Addicted to Cosmetic Surgery?
On Thursday’s show about “Repeat Offenders” — people who make big mistakes over and over — one of my guests is a woman who’s already had seven cosmetic surgeries, which she says were to improve her looks, and she openly admits that she wants more. Of course, what’s she done to herself is nothing compared to the young reality TV star Heidi Montag. As you probably know, she recently told interviewers she underwent 10 cosmetic procedures in one day! She went on and on about how much more beautiful she looked after having had an eyebrow lift, a nose job revision, fat injections in her cheeks, a lips and chin reduction, neck liposuction, her ears pinned back, a breast augmentation, and liposuction on her waist, hips and thighs.
And this is after she had a nose job and breast implants just two years ago. Oh, and by the way, Heidi is only 23 years old.
Maybe, as some cynics say, what Heidi did was nothing more than publicity stunt — a PR move to get her on the cover of magazines and to help ignite her singing career. But I do wonder what all of Heidi’s talk about the joys of plastic surgery is doing to younger girls who look up to celebrities like Heidi.
In fact, I’m more concerned than ever that the new generation of young women, who grow up bombarded by media images of the “ideal” female body, are becoming more and more obsessed at fixing their supposed flaws — even if those flaws are invisible. They believe, just for the sake of “beauty,” that they should have themselves surgically altered.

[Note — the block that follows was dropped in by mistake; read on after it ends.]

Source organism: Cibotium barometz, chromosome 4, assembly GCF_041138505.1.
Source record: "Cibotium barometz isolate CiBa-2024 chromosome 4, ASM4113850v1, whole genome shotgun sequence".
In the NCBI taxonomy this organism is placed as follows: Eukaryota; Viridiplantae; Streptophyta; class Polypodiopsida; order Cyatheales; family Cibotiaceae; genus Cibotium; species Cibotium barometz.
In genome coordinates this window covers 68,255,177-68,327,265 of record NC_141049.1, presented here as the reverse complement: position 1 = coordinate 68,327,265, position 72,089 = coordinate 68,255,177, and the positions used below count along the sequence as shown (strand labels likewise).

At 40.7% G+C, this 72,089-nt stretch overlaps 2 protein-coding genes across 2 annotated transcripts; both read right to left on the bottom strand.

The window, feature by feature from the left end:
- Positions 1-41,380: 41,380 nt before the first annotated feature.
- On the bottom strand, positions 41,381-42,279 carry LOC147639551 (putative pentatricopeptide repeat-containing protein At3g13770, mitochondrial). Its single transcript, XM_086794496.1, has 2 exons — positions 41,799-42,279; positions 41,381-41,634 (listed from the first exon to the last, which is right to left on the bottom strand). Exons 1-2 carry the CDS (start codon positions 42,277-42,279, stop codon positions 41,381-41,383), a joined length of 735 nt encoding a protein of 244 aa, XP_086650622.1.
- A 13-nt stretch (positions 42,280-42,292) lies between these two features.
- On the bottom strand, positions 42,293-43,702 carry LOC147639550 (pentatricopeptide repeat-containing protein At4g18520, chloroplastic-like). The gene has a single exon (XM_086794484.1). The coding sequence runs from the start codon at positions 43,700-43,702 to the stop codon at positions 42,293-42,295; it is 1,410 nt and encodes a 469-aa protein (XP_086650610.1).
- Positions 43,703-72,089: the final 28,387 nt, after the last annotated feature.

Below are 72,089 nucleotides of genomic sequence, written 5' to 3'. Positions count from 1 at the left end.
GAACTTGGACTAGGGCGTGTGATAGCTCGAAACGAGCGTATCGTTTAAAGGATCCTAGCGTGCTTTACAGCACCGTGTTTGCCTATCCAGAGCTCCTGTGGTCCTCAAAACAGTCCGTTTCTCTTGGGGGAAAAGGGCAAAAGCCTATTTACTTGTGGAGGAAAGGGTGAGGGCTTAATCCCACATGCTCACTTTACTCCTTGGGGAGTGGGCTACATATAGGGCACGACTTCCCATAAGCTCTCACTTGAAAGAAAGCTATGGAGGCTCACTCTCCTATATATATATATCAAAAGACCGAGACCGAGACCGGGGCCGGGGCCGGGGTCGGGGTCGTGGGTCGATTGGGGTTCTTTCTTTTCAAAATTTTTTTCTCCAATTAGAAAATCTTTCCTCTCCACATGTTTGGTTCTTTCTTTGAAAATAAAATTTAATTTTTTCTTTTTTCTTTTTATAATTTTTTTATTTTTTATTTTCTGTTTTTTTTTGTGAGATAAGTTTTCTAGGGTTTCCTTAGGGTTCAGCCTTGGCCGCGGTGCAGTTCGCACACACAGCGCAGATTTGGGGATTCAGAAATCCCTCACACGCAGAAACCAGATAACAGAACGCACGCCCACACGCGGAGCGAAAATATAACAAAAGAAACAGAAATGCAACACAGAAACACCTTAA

There are right and wrong reasons to seek plastic surgery. If you don’t expect it to “fix” your life, but instead do it to enhance your body image in a reasonable way, it can make sense. Sometimes a woman wants a “mommy makeover,” like a tummy tuck or a breast lift, to reduce sagging after breast-feeding. That can make perfect sense.
But when I read about teenage girls asking for nose jobs or breast implants as high school graduation presents, I just shake my head. And you want to read something that will really boggle your mind? The American Society of Plastic Surgeons estimates that more than 333,000 cosmetic procedures were performed on patients 18 years of age or younger in the United States in 2005, compared to approximately 14,000 in 1996.
Get this. A few days ago, the Undersecretary of Health for the Italian government, Francesca Martini, had a bill sent to the Italian Parliament which would prevent minors from receiving breast implants. The bill, the first of its kind in Europe, would require a medical basis for any breast surgery for young patients. (Italian law currently allows girls under the age of 18 to undergo cosmetic breast surgeries if the minors have parental consent.)
It’s an intriguing piece of legislation, and I’m interested to hear what you think. Should we do the same thing here in the United States? Do you think at some point, we’ve got to put the brakes on this very disturbing trend? I look forward to reading your comments.